What's the buzz about pollination?

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Fourteen days passed since you planted Fast Plants, and yellow flowers are opening! Ready your bee sticks; it's time to pollinate!!

Pollination is the transfer of pollen from the pollen-bearing, male anthers to the pollen-receptive, female stigma of flowers, resulting in fertilization. Pollination can occur via self-pollination or cross-pollination.

Fast Plants flower parts labeled drawing

Self-pollination is the transfer of pollen among flowers on one individual plant.

  • Self-pollination is only possible when plants are self-compatible.
  • Some plants are able to self-pollinate automatically, without needing the transfer of pollen by a pollinating agent (such as insects or wind).

Cross-pollination is the transfer of pollen between at least two individual plants.

  • Cross-pollination is necessary when plants are self-incompatible.
  • Cross-pollination requires that pollen be transferred by a pollinating agent such as an insect or wind, or through human-mediated pollination or plant breeding. 

A plant that is self-incompatible can detect and reject pollen from itself. Therefore, even if pollen from one of it's own flowers is transferred to the stigma of the same flower or another flower on the same plant, fertilization does not occur. Self-incompatible plants require pollen from another plant for successful pollination and fertilization. This mechanism promotes genetic diversity in a population.

pollinating with bee sticks

Why do we pollinate Fast Plants?

  • Fast plants are self-incompatible; thus, cross-pollination is necessary to produce seeds.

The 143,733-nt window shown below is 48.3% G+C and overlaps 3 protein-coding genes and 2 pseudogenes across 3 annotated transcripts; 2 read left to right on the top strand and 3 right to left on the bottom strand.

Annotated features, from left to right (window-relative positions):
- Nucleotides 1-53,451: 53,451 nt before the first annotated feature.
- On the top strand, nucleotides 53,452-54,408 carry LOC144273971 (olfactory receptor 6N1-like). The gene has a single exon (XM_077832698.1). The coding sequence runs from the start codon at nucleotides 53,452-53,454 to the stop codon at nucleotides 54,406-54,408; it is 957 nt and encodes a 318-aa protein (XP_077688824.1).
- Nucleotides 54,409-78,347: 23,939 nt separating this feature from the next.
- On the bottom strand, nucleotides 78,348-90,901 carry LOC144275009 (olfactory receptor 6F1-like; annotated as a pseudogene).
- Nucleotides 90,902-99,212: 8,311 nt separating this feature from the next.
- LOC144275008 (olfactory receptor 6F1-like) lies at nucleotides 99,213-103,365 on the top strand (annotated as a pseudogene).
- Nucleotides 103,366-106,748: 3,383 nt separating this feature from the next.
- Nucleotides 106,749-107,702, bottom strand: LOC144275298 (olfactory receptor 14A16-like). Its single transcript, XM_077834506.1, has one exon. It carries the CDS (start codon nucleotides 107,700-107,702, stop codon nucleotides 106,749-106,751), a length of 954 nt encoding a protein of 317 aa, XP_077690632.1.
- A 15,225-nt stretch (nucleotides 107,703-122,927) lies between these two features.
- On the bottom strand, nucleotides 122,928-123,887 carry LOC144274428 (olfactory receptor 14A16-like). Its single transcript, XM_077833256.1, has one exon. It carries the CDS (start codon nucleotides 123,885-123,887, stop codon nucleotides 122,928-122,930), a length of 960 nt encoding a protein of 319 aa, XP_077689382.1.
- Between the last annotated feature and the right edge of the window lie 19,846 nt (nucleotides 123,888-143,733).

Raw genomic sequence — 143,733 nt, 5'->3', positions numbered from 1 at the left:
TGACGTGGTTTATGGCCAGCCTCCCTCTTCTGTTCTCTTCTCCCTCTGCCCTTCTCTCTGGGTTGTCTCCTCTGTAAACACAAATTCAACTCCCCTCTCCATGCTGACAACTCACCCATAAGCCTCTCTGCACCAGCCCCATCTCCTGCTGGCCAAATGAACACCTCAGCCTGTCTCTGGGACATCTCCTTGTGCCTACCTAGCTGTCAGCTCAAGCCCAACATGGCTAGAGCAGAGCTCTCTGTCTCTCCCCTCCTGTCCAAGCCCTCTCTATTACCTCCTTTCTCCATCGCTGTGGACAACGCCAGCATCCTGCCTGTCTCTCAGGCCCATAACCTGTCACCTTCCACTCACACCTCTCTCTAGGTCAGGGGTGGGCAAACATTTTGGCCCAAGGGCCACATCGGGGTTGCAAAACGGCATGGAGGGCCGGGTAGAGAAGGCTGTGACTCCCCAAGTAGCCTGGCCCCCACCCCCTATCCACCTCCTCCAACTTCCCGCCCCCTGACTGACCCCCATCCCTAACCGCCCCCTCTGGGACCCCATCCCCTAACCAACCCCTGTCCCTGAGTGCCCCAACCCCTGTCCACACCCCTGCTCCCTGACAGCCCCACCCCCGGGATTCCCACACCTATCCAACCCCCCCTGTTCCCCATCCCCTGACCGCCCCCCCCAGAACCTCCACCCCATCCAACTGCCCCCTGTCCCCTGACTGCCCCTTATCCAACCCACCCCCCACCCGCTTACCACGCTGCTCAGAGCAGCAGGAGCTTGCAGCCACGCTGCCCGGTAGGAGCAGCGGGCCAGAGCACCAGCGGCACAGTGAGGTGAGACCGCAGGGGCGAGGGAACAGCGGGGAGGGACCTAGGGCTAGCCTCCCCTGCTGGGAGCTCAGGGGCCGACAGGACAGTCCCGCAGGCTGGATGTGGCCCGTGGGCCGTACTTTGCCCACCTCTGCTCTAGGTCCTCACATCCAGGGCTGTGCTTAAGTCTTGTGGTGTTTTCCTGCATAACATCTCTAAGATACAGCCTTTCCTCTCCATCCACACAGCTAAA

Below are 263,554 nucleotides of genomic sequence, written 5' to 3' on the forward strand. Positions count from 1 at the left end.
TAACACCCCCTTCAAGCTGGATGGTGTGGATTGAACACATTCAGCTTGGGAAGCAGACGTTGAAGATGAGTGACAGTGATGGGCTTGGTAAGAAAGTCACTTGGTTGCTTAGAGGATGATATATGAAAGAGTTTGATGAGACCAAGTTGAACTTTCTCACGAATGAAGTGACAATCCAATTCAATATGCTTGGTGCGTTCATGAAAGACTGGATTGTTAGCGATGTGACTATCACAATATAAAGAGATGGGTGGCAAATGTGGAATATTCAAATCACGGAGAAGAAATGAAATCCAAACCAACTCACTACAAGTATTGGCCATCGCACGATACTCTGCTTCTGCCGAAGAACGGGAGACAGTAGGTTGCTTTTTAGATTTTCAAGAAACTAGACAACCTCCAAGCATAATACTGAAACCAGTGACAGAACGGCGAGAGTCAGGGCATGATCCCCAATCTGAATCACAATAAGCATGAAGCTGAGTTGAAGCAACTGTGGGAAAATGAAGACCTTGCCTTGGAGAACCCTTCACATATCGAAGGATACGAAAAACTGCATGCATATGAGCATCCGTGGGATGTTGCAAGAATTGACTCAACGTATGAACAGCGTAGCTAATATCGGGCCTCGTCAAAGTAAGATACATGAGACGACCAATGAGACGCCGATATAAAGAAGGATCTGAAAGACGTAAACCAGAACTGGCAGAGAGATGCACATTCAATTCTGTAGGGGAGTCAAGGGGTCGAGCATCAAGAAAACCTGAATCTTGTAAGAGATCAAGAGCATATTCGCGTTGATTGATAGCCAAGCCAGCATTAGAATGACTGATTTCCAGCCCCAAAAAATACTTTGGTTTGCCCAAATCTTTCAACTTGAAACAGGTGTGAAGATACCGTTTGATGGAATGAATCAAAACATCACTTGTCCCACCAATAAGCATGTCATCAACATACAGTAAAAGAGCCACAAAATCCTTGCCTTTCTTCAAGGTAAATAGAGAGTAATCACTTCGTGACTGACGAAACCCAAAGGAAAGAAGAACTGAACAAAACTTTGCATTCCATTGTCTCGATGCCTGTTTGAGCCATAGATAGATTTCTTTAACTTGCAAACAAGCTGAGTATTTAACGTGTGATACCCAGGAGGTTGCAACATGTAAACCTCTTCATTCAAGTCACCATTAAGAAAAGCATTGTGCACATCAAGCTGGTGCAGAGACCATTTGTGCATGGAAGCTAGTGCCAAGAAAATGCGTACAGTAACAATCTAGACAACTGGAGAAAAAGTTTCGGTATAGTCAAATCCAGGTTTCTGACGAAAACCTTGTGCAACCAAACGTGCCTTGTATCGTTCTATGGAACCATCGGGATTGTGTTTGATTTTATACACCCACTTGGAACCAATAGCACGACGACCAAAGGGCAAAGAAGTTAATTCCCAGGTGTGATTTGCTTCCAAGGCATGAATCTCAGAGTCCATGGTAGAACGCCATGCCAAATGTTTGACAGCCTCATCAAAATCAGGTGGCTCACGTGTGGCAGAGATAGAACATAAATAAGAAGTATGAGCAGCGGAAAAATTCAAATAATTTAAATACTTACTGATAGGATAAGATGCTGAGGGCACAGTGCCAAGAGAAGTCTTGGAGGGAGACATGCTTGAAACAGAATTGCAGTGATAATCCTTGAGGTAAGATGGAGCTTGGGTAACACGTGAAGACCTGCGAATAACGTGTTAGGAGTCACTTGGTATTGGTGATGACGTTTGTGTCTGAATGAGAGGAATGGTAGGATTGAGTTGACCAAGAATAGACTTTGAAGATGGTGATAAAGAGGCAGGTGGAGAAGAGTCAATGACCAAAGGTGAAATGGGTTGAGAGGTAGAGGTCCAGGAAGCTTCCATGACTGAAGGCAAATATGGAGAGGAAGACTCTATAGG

• In a classroom or lab setting, humans act as the pollinating agent by transferring pollen from the pollen-bearing anthers to the pollen-receptive stigma.
  • After the act of pollination, pollen germinates on the flower’s stigma and grows through the style to reach and fertilize the egg cell within the ovule.

In nature, bees are the primary pollinating agent for Brassica relatives of Fast Plants. For your classroom, we recommend the “beestick” tool for pollinating Fast Plants. A beestick is a dead bee glued onto a toothpick and used to collect and transfer the pollen among flowers. (While a beestick is the most effective pollination tool, alternatives, to the beestick, such as a cotton swab, small paint brush, or commercially supplied pollination wand can also be used).

before and after pollination purple stigma

How do I know when it's time to pollinate?

  1. Some time between Day 14-16, when three or more flowers are open on each plant, begin pollinating. We recommend holding a flower in one hand and gently rolling the beestick back and forth over the anthers and stigma tip of the pistil until yellow pollen can be observed on the hairs of the bee thorax. Repeat with all open flowers on each of your plants.
  2. For successful cross-pollination, move to another person’s Fast Plants, and repeat the gentle rolling motion over the anthers and the stigma of each pistil, making sure to deposit pollen collected on the beestick to the stigma of each flower. Be gentle, so as not to break the stigma.
  3. Before leaving the plants, check that each stigma received pollen (this is easy to do, now, with those Fast Plants that have purple stigmas! 

Optimal seed production results if pollination is done daily or every-other-day for a total of 2-4 pollination sessions, after the first flowers open on the plants.

 

Click to learn more about pollination 🐝
 
From:
    Fast Plants Newsletter

Last Edited: April 10th, 2023 at 2:25pm by kbouda

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